Once given the delegation of tasks, It is very important to discuss expectations for authorship early in the work. New ideas will arise. Have a mutual understanding up-front that these ideas can be embraced as an extension of the original collaboration. Discuss adjustments to the timelines and the order of authors on the final published paper, prototype, or product accordingly. In any case, be comfortable with the anticipated credit you will get from the work.
Research and Creative Design are such that every answered question begs a number of new questions to be answered. Do not digress into these new questions without first discussing them with your collaborators. Do not change your initial plans without discussing the change with your collaborators. Thinking they will be pleased with your new approach or innovation is often misplaced and can lead to conflict.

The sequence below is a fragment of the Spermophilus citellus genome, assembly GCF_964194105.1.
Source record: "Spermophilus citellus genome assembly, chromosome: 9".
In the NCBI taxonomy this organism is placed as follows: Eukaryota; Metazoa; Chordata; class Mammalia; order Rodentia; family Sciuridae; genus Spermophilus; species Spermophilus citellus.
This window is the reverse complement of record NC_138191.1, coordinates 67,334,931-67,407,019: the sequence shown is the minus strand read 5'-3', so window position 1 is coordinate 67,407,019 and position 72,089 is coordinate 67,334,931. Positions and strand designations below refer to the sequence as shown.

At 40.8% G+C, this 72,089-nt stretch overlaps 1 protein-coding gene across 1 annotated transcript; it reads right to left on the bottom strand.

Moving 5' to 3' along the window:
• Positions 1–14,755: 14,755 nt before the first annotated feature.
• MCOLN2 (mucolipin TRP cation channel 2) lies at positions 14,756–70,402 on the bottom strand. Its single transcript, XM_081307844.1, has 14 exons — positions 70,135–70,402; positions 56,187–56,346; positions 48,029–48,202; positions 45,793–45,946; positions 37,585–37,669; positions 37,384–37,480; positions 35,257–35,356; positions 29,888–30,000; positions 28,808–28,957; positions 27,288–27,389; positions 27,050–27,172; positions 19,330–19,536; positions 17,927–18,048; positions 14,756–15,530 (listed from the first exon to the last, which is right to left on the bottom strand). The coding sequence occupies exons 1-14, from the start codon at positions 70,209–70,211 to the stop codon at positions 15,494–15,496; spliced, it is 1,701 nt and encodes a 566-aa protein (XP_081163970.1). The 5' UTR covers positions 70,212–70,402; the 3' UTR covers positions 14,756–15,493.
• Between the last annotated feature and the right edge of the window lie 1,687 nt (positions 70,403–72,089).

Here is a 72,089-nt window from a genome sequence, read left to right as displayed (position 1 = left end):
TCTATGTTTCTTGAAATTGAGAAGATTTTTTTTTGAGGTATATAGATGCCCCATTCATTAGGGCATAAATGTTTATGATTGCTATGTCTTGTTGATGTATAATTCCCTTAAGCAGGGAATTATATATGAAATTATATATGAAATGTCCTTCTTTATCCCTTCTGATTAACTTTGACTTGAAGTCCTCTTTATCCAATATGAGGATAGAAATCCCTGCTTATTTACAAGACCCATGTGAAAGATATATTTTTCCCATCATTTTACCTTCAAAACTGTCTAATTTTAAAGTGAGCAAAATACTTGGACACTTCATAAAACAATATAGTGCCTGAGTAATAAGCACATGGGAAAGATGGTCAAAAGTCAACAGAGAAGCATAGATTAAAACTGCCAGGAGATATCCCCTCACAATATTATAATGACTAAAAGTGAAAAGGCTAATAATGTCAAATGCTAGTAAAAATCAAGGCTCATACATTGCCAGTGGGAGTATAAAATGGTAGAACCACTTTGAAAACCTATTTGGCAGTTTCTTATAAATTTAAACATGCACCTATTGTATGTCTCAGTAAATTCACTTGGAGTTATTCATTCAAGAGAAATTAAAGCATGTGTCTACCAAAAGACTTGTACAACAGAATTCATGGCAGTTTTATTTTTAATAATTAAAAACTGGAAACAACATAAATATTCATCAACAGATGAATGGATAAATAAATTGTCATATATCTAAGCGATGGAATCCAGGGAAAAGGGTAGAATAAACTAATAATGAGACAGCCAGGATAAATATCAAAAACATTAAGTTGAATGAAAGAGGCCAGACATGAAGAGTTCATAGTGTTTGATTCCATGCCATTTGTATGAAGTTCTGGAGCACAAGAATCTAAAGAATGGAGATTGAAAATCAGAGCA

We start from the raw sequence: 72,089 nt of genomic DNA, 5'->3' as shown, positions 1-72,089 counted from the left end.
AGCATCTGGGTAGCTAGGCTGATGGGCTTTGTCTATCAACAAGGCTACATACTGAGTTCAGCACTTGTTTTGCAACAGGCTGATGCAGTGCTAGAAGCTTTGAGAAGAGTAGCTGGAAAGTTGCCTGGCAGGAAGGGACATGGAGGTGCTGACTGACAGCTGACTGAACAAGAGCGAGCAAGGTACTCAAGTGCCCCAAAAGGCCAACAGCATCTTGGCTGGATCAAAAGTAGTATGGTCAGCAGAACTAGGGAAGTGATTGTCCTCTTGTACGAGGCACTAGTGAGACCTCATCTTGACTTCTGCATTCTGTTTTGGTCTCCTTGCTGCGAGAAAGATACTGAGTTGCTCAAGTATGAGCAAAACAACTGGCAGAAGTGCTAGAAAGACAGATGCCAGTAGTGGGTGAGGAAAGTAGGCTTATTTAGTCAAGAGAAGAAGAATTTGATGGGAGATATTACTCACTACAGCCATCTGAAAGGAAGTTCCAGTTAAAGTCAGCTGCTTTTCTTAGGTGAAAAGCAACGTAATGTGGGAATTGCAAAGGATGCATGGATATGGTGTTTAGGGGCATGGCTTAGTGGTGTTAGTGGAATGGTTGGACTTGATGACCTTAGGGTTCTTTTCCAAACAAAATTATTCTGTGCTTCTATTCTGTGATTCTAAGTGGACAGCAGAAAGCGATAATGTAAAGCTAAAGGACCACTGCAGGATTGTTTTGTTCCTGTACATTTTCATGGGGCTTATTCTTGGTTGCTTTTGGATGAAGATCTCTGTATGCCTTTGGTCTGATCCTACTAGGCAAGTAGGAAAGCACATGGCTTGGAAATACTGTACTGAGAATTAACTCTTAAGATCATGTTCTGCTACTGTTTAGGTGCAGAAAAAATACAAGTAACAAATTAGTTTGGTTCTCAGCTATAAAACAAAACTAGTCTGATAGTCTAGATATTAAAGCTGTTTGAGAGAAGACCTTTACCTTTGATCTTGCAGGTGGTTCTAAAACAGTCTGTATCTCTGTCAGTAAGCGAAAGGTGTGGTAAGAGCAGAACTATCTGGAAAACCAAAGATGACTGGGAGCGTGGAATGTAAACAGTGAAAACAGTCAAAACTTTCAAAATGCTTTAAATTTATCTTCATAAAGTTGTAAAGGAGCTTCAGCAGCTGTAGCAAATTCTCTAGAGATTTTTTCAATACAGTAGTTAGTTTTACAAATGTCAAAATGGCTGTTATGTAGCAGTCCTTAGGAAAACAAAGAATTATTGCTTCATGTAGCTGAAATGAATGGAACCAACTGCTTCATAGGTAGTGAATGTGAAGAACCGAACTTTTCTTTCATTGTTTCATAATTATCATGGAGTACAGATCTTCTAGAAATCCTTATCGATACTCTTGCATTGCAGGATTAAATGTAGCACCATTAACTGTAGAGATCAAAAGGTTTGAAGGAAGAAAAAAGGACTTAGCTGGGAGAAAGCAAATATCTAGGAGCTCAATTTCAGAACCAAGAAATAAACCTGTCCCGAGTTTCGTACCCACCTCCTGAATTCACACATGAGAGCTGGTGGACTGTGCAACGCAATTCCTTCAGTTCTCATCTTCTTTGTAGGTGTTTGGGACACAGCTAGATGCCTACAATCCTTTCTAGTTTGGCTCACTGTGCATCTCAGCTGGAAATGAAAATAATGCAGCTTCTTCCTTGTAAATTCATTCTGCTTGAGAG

As designers, our main responsibility is to conceptualize and design future products and services by always keeping in mind their impact into the wellbeing of natural and human made ecosystems. Therefore, our solutions should be tested prior to delivering our final products and services.
Some very useful tools for this creative and prototyping process are Design Thinking, Business Model Canvas, among others. For more complex and challenging contexts, Scrum. In regards to technologies and equipment we can mention a few: Laser Cut and Engraving Machines, Digital Milling Machines, 3D Printing, CAD CAM; Sublimation Printing, Digital Ink/Stitch etc.
Rule 4: Be Open and Honest
By using the project and design management tools in Rules 2 and 3, share design drafts, references, data, protocols, materials, etc., and make papers accessible prior to its product / service delivery, paper, magazine and book publication. Remain available. A trusting relationship is important for the collaborative understanding of the problem (that is being solved) and for the subsequent joint thinking throughout the evolution of the collaboration.